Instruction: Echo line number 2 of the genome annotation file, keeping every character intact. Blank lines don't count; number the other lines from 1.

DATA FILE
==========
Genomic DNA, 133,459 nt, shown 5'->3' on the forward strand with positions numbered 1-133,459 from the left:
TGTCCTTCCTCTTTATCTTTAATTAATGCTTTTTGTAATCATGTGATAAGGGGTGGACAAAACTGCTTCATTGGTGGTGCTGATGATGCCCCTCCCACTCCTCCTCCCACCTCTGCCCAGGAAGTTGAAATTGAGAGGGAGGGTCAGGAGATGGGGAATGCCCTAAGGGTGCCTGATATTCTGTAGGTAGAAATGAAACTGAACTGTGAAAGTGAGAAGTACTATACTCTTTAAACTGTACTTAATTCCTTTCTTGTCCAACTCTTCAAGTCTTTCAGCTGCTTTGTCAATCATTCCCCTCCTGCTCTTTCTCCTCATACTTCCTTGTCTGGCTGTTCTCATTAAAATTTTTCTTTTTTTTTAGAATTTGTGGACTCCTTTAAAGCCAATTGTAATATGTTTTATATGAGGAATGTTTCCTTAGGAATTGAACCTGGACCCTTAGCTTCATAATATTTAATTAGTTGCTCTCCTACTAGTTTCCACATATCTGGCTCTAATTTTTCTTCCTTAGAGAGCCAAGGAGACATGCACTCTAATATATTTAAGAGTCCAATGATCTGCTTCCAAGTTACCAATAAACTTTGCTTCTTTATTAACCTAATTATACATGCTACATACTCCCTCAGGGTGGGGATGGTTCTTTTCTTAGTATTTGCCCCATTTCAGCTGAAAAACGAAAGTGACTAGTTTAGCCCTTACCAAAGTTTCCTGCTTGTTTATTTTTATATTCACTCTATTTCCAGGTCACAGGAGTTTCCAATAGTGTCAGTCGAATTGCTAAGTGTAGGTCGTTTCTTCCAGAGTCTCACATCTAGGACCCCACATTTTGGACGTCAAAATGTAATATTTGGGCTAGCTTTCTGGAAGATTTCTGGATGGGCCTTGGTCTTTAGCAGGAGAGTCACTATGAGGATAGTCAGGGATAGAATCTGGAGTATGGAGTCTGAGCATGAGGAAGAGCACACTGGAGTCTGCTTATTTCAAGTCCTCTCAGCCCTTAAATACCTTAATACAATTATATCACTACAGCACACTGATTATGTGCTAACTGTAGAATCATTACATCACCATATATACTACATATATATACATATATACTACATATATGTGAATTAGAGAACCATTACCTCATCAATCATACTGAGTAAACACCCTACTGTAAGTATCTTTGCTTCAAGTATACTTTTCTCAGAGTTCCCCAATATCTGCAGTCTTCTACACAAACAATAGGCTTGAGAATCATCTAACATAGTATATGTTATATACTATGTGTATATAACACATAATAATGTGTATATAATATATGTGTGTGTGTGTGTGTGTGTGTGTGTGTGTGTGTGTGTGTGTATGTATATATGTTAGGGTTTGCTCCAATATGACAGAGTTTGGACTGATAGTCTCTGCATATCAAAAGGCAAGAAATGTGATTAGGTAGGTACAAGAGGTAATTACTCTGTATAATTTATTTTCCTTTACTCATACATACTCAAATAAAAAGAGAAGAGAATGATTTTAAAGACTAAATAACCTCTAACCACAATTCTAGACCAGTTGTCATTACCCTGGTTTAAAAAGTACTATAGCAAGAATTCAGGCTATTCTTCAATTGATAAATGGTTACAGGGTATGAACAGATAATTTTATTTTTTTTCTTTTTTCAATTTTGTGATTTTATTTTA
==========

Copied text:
TGTCCTTCCTCTTTATCTTTAATTAATGCTTTTTGTAATCATGTGATAAGGGGTGGACAAAACTGCTTCATTGGTGGTGCTGATGATGCCCCTCCCACTCCTCCTCCCACCTCTGCCCAGGAAGTTGAAATTGAGAGGGAGGGTCAGGAGATGGGGAATGCCCTAAGGGTGCCTGATATTCTGTAGGTAGAAATGAAACTGAACTGTGAAAGTGAGAAGTACTATACTCTTTAAACTGTACTTAATTCCTTTCTTGTCCAACTCTTCAAGTCTTTCAGCTGCTTTGTCAATCATTCCCCTCCTGCTCTTTCTCCTCATACTTCCTTGTCTGGCTGTTCTCATTAAAATTTTTCTTTTTTTTTAGAATTTGTGGACTCCTTTAAAGCCAATTGTAATATGTTTTATATGAGGAATGTTTCCTTAGGAATTGAACCTGGACCCTTAGCTTCATAATATTTAATTAGTTGCTCTCCTACTAGTTTCCACATATCTGGCTCTAATTTTTCTTCCTTAGAGAGCCAAGGAGACATGCACTCTAATATATTTAAGAGTCCAATGATCTGCTTCCAAGTTACCAATAAACTTTGCTTCTTTATTAACCTAATTATACATGCTACATACTCCCTCAGGGTGGGGATGGTTCTTTTCTTAGTATTTGCCCCATTTCAGCTGAAAAACGAAAGTGACTAGTTTAGCCCTTACCAAAGTTTCCTGCTTGTTTATTTTTATATTCACTCTATTTCCAGGTCACAGGAGTTTCCAATAGTGTCAGTCGAATTGCTAAGTGTAGGTCGTTTCTTCCAGAGTCTCACATCTAGGACCCCACATTTTGGACGTCAAAATGTAATATTTGGGCTAGCTTTCTGGAAGATTTCTGGATGGGCCTTGGTCTTTAGCAGGAGAGTCACTATGAGGATAGTCAGGGATAGAATCTGGAGTATGGAGTCTGAGCATGAGGAAGAGCACACTGGAGTCTGCTTATTTCAAGTCCTCTCAGCCCTTAAATACCTTAATACAATTATATCACTACAGCACACTGATTATGTGCTAACTGTAGAATCATTACATCACCATATATACTACATATATATACATATATACTACATATATGTGAATTAGAGAACCATTACCTCATCAATCATACTGAGTAAACACCCTACTGTAAGTATCTTTGCTTCAAGTATACTTTTCTCAGAGTTCCCCAATATCTGCAGTCTTCTACACAAACAATAGGCTTGAGAATCATCTAACATAGTATATGTTATATACTATGTGTATATAACACATAATAATGTGTATATAATATATGTGTGTGTGTGTGTGTGTGTGTGTGTGTGTGTGTGTGTGTGTATGTATATATGTTAGGGTTTGCTCCAATATGACAGAGTTTGGACTGATAGTCTCTGCATATCAAAAGGCAAGAAATGTGATTAGGTAGGTACAAGAGGTAATTACTCTGTATAATTTATTTTCCTTTACTCATACATACTCAAATAAAAAGAGAAGAGAATGATTTTAAAGACTAAATAACCTCTAACCACAATTCTAGACCAGTTGTCATTACCCTGGTTTAAAAAGTACTATAGCAAGAATTCAGGCTATTCTTCAATTGATAAATGGTTACAGGGTATGAACAGATAATTTTATTTTTTTTCTTTTTTCAATTTTGTGATTTTATTTTA